The Experimental Data Checker was conceived as a tool to be used as part of the RSC's publication process. The tool is capable of recognising sections of reported experimental data within plain text input using regular expressions to match the highly-stylised and journal-mandated formats in which they are reported in the literature (as shown in Figure 1). Once this information has been identified and interpreted, the tool performs elementary checks on the characterisation data (spectra, analytical) where molecular structures are reported, and attempts to ensure that the data does not conflict with the structure.

thumbnailFigure 1. A screenshot of the Experimental Data Checker (OSCAR-Data) showing identification and markup of plain text experimental data. The initial application of OSCAR was to parse the highly stylised data used to report spectra and other analytical proofs of synthesis. This functionality is very widely-used (pers. comm. from RSC staff) and has been re-integrated into OSCAR4 rather than being a separate application.

The Experimental Data Checker application relied upon a core library of analysis routines, and it was this library that was the first to bear the name OSCAR. Further development of this library in the summer of 2004 resulted in OSCAR2, which used XML formatting to represent the document undergoing processing, and applied XML annotations to the document to indicate recognised sections of text. OSCAR2 implemented a naïve Bayesian system based on n-grams and a simple grammar in order to identify chemical names within a text. These improvements were later extended as part of the OSCAR3 project.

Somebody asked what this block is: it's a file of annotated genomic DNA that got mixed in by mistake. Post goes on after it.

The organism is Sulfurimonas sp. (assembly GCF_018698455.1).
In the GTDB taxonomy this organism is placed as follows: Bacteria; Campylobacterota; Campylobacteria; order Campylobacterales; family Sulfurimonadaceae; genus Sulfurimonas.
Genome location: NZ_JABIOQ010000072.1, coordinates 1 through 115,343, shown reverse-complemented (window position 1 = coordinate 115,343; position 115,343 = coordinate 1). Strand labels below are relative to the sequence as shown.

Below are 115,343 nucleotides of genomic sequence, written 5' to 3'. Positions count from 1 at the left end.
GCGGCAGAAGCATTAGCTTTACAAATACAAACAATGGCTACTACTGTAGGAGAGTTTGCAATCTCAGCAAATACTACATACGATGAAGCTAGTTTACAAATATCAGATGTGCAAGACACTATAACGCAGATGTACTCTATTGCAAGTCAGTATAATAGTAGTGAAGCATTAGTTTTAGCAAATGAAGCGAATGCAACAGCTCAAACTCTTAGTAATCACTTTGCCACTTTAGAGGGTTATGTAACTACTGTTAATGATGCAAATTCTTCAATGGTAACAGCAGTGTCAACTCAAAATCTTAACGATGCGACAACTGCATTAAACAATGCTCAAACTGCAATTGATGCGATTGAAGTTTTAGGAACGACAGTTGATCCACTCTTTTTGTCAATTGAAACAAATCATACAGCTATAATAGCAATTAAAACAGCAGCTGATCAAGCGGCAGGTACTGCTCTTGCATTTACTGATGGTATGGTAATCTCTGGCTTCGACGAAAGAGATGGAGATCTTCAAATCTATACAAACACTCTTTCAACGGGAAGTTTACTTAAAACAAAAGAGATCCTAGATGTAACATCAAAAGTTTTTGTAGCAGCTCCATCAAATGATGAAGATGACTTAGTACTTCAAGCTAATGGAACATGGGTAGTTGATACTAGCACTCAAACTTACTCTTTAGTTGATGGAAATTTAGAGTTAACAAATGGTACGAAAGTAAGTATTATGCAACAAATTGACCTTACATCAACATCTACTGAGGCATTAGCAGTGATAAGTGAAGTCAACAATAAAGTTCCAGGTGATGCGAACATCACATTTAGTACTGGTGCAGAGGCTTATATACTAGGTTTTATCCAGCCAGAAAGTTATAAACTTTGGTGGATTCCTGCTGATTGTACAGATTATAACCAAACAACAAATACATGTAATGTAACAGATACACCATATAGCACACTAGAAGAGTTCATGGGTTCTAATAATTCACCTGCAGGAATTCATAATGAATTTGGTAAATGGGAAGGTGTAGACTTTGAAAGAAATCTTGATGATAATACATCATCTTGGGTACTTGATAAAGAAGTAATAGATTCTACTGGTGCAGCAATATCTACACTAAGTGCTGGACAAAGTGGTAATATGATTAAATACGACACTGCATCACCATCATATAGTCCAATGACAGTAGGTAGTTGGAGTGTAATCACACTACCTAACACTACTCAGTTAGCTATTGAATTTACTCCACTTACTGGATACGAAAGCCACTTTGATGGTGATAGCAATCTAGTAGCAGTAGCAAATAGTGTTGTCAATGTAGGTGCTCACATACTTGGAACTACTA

In 2005, the EPSRC awarded a grant ("Sciborg") to develop natural language processing (NLP) tools for chemistry and science. The chemistry component of this project focused on the development of the OSCAR2 methodology and resulted in the creation of OSCAR3 [18]. OSCAR3 focuses on the recognition of and, where appropriate, the resolution of connection tables for chemical named entities. OSCAR3 employs a naïve Bayesian model to identify "chemical" tokens in text and offers a choice of two methods for the identification of multi-token named entities. The first of these, the PatternRecogniser, uses predetermined regular-expression style heuristics while the second, the MEMMRecogniser [19], employs machine learning in the form of a Maximum Entropy Markov Model (MEMM). OSCAR3 uses these methods to identify four classes of named entity (Chemical, Reaction, Chemical Adjective and Enzyme) as well as dictionary lookup to identify a pre-determined set of ontology terms and a discrete finite automaton based method to identify chemical prefixes.

In order to convert chemical names to connection tables (Figure 2), OSCAR3 uses dictionary-based methods and, where this is not successful, OPSIN. Early versions of OSCAR directly included the OPSIN code, but this was later re-factored into a separate library.

thumbnailFigure 2. OSCAR3 markup displaying recognised chemical entities (CM). A mouse-over action on an annotated term displays the associated metadata, in this case for 2,5-dichlorobenzylamine, and displays an image representing the structure generated by the Chemistry Development Kit (CDK) [35-37] (right). OSCAR3 concentrated on the identification and interpretation of chemical entities in text (named entity recognition, NER). The primary purpose was to identify and extract the following types of object: chemicals (CM), ontology terms (ONT; looked-up from ChEBI [38-40], FIX [41] and REX [42]etc.), reactions (RN; as identified by linguistic constructs, e.g. "methylated"), chemical adjectives (CJ) mainly formed from chemical nouns), enzymes (ASE) and chemical prefixes (CPR), highlighted in different colours. These concepts are maintained in OSCAR4.